By Marcus Rhinelander
Jadu, April 8
Jadu versus Tatouine was not a battle in a Star Wars movie but a football match in . . .[restrict]Libya’s first post-revolution international “friendly” last Thursday in the Jebel Nafusa.
Two youth teams from the south Tunisian town came to Jadu for the match: under-15s and under-18s. In the former match the visitors won 8 to 4. In the latter, the home team got its revenge 8 to 3. Everyone agreed that it was a good beginning to what they hope is a regular exchange between youth teams of the two countries.
“Sports has the power to bring people together and help them, especially the youths,” said Maklouf Mabrouk, a former Libya international player and current President of the Veterans of the Libyan Football Team. “We try to get rid of all the bad things that happened to these youths. One of them his father was killed in the revolution. They are very innocent but they have seen many terrible things. We try to help them forget the bad things and get on with their lives. This is the least we can do.”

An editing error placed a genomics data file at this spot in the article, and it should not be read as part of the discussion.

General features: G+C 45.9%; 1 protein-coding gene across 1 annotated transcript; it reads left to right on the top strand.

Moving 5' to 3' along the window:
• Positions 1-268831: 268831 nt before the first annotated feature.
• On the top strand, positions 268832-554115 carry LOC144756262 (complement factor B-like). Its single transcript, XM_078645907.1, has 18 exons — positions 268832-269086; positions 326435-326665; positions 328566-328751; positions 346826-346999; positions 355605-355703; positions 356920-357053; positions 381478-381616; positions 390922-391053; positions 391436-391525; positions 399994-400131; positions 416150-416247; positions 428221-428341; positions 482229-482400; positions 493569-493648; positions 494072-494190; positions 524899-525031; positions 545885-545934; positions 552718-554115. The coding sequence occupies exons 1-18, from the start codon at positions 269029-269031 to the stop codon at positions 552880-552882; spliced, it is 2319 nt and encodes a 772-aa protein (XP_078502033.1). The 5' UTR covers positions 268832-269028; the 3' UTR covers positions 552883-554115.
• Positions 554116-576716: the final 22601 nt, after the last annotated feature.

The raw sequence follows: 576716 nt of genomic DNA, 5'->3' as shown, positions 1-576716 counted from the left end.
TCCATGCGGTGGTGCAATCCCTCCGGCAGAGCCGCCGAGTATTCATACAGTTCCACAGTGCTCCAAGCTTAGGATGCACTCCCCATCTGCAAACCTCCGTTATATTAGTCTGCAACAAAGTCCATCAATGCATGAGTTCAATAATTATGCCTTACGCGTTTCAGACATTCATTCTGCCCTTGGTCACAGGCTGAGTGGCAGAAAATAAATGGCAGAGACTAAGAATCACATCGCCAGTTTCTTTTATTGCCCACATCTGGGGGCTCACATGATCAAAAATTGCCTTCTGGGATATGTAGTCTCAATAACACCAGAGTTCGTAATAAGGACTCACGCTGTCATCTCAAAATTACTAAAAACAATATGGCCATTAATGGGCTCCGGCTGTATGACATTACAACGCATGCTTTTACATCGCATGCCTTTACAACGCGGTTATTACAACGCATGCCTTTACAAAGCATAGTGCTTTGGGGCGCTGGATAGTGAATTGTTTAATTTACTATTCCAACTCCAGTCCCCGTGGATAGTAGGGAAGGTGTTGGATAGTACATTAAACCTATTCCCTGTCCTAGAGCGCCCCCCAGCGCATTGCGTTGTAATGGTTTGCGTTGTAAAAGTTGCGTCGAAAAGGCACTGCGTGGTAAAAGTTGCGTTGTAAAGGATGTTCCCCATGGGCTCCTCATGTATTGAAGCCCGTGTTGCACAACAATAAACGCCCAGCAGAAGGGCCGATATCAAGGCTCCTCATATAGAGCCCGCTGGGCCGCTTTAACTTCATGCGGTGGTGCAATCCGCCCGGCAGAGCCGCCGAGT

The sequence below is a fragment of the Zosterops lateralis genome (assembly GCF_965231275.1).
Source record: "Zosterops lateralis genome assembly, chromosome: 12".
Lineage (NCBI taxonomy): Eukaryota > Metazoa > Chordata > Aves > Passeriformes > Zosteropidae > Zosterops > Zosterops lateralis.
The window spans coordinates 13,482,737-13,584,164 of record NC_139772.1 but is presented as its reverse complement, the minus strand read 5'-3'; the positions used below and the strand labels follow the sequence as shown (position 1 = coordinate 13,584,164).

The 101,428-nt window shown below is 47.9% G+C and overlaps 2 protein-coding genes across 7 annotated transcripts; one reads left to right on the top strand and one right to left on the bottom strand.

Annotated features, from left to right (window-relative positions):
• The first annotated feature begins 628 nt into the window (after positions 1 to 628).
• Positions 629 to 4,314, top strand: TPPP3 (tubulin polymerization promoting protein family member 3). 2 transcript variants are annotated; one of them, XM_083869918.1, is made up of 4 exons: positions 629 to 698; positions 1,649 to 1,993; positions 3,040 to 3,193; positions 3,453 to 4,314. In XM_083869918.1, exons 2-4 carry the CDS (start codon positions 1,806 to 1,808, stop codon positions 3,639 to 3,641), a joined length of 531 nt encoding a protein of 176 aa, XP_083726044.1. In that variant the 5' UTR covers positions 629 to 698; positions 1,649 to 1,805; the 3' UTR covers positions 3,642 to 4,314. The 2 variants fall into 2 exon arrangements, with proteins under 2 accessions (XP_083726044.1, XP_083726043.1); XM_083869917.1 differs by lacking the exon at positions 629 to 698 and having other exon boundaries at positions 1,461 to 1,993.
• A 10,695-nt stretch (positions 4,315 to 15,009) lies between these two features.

For the kids in the game, they didn’t seem to need any encouragement. Both matches were hard fought and if the winners were happier than the losers, good sportsmanship prevailed.
The teams played five-on-five, indoor rules. Jadu’s football pitch is small, artificial turf, perched on the edge of cliffs above Wadi Zerga, surrounded by fencing and covered with a net to keep stray balls from going over the edge. “Look at this field! I don’t like this surface, especially for the youth,” said Mabrouk. “But 42 years of Qaddafi! We need to bring them better facilities — but it will take time.”
As for the future, Mabrouk has big plans: “We brought the Tunisian club here and we will try to send out Libyan clubs to Tunisia. We will have more games in Tripoli, in many places, all over Libya! Sports can help exchange ideas. After our revolutions, we can use soccer to help the youth in both countries.”